what do EA employees think of this? (3, Interesting)

djeddiej (825677) | more than 9 years ago | (#11155254)

Recently there have been a number of slashdot postings related to the conditions of working for EA (can't recall the exact URL, but summary best described as "slave-labour like"). I wonder what those folks think of this level of dedication?

On another note, it was a nice holiday feel-good read for the techno-geek developer. Also inspires me to finish the damn project that I am on right now so that I can "be home for Christmas".

Happy Holidays!

Re:what do EA employees think of this? (1)

djeddiej (825677) | more than 9 years ago | (#11155292)

EA=Electronic Arts, just in case you don't know.

Here are the URLs for the related EA articles...

http://yro.slashdot.org/article.pl?sid=04/11/12/05 37234&tid=123&tid=156&tid=10 [slashdot.org]
http://games.slashdot.org/article.pl?sid=04/11/11/ 0031259&tid=98 [slashdot.org]

Re:what do EA employees think of this? (4, Insightful)

Fahrenheit 450 (765492) | more than 9 years ago | (#11155365)

But there's a huge difference between working long hours when you want to, and doing it when you're forced to. I worked for a while at Rockwell Automation, and I had one winter where I was working 16 hour days for a month, and I didn't mind because it was my decision to do that so we could help get our guys home from Korea in time for Christmas (they were upgrading the control systems at a steel plant).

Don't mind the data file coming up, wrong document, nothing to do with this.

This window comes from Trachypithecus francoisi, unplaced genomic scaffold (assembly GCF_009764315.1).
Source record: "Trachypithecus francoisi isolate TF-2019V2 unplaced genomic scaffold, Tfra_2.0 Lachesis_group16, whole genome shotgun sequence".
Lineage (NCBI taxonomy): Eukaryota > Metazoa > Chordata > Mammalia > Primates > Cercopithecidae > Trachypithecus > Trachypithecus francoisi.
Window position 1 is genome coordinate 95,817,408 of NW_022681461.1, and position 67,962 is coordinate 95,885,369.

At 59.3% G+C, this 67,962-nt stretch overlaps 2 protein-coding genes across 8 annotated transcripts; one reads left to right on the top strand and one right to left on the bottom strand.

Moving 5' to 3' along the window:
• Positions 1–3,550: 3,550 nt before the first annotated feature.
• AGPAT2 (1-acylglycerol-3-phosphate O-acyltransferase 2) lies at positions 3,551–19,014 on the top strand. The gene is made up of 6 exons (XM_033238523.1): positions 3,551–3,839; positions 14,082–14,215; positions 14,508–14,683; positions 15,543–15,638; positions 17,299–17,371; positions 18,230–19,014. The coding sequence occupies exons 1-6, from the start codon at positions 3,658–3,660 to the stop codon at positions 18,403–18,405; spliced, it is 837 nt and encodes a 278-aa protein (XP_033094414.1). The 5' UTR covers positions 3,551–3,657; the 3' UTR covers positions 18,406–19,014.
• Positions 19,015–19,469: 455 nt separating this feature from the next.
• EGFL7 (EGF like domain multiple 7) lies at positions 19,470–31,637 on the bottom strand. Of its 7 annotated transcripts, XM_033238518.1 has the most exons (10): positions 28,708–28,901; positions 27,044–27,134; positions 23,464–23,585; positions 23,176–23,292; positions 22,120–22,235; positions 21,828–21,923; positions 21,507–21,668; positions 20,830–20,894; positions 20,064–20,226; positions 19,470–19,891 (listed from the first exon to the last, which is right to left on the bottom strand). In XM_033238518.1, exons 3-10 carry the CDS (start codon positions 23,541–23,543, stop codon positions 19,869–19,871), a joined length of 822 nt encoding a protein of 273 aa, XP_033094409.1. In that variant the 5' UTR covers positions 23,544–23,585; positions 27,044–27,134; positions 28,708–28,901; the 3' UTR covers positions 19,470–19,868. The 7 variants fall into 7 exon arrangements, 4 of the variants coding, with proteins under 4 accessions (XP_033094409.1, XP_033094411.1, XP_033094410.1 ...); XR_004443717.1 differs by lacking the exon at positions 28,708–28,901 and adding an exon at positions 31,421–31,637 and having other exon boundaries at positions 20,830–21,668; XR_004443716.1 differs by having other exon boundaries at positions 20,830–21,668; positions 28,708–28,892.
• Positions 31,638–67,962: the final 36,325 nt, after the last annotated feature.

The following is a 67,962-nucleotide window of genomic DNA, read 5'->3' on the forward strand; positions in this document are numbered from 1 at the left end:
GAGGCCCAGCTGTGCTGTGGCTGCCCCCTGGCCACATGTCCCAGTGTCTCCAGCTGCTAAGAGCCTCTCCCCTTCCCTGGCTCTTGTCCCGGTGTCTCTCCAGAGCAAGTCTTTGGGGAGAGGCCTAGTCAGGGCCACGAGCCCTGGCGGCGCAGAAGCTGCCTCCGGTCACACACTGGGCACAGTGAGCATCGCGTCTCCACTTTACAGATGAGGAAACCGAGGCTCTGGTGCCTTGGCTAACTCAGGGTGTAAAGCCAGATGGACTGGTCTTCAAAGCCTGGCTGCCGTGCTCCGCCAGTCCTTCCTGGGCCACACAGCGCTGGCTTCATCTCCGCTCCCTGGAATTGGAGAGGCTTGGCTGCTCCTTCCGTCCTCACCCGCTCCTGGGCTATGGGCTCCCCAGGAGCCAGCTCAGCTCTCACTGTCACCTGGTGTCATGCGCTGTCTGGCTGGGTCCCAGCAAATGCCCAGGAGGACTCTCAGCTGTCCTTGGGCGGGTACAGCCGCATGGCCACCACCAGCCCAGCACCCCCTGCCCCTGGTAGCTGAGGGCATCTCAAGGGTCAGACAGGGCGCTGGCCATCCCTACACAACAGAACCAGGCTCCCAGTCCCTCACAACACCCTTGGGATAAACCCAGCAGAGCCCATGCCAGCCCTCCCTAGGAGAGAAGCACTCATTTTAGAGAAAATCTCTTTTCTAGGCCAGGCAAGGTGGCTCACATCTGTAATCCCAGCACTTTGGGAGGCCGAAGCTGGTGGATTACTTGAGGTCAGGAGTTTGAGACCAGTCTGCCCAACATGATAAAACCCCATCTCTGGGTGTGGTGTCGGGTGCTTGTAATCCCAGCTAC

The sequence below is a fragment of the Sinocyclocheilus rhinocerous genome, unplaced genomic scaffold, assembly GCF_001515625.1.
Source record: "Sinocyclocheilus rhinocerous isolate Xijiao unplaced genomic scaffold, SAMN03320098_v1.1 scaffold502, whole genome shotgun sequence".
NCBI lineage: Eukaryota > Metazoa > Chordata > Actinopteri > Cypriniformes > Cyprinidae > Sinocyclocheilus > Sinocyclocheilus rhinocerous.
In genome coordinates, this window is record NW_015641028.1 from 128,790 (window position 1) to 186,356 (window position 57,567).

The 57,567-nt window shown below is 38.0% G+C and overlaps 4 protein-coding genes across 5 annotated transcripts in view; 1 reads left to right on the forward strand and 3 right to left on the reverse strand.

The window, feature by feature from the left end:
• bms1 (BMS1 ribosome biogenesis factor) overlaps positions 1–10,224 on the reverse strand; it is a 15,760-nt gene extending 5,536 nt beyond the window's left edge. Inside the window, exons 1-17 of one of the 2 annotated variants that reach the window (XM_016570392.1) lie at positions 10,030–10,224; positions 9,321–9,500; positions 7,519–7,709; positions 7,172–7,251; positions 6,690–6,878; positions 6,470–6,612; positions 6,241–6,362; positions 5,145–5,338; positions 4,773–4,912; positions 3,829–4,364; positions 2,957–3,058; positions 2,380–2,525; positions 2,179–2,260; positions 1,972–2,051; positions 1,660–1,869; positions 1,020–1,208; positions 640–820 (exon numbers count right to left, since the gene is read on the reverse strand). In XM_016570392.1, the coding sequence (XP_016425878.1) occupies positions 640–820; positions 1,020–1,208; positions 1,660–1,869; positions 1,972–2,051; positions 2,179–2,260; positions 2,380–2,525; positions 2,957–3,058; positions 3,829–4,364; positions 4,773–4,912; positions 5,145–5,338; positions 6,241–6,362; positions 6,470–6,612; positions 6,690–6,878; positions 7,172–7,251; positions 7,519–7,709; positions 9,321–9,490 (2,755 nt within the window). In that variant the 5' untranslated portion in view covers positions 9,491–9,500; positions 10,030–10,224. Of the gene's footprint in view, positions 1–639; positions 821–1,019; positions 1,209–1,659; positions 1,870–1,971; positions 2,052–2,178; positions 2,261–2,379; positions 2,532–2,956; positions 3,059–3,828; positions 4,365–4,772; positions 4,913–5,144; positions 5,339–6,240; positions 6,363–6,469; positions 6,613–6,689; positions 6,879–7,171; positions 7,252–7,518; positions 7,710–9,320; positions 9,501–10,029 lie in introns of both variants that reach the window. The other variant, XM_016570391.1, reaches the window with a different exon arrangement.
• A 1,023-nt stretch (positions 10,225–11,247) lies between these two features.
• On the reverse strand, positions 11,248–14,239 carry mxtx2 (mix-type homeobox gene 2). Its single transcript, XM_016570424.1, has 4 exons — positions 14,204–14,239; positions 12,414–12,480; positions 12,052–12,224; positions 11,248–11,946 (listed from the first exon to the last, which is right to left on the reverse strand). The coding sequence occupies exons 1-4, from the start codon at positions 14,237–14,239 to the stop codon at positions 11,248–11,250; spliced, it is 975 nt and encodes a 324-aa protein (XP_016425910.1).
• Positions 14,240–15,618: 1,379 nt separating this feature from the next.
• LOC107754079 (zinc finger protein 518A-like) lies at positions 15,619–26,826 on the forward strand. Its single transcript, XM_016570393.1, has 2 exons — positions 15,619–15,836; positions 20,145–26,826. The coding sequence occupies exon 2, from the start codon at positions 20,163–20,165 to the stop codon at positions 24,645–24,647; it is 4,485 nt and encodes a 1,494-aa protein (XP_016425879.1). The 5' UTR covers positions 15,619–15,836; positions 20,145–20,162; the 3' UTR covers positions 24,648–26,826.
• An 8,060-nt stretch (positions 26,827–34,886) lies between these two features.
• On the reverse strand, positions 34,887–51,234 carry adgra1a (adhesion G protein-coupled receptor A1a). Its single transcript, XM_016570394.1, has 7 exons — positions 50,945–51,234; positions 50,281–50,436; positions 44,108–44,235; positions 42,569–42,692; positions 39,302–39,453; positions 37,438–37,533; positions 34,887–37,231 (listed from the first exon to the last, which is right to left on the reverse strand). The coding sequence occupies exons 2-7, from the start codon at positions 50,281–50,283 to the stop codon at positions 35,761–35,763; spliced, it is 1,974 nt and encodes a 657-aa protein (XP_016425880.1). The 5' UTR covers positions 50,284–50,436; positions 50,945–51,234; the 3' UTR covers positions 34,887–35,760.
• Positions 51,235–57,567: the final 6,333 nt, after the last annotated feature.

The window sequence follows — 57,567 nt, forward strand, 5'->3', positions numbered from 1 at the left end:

Now if I was forced to do that to get some rod mill in PA up and running on short notice because management screwed up and set a poor schedule, I'd be pretty pissed about it, and those hours would get mighty long mighty fast.

These guys wer working out of love (or insanity, you decide). That makes the long hours a lot more palatable...

Re:what do EA employees think of this? (2, Insightful)

happyhippy (526970) | more than 9 years ago | (#11155491)

Its one thing making software that you think will benefit people, its another making a generic shitty brand game that'll benefit no one.

High Praise For Mediocrity (-1, Troll)

Anonymous Coward | more than 9 years ago | (#11155257)

We played with it for a while and agreed, "This doesn't suck" (high praise in Apple lingo).


"High Praise" is right. Now if they could only find someone that'd work night and day to invent the 2-button mouse they'd have it made.

Re:High Praise For Mediocrity (4, Interesting)

AHumbleOpinion (546848) | more than 9 years ago | (#11155286)

Now if they could only find someone that'd work night and day to invent the 2-button mouse they'd have it made.

Actually there is only one person preventing a multibutton mouse, unfortunately no one outranks him. He won't even allow a build-to-order option when you are ordering online.

Re:High Praise For Mediocrity (0)

Anonymous Coward | more than 9 years ago | (#11155296)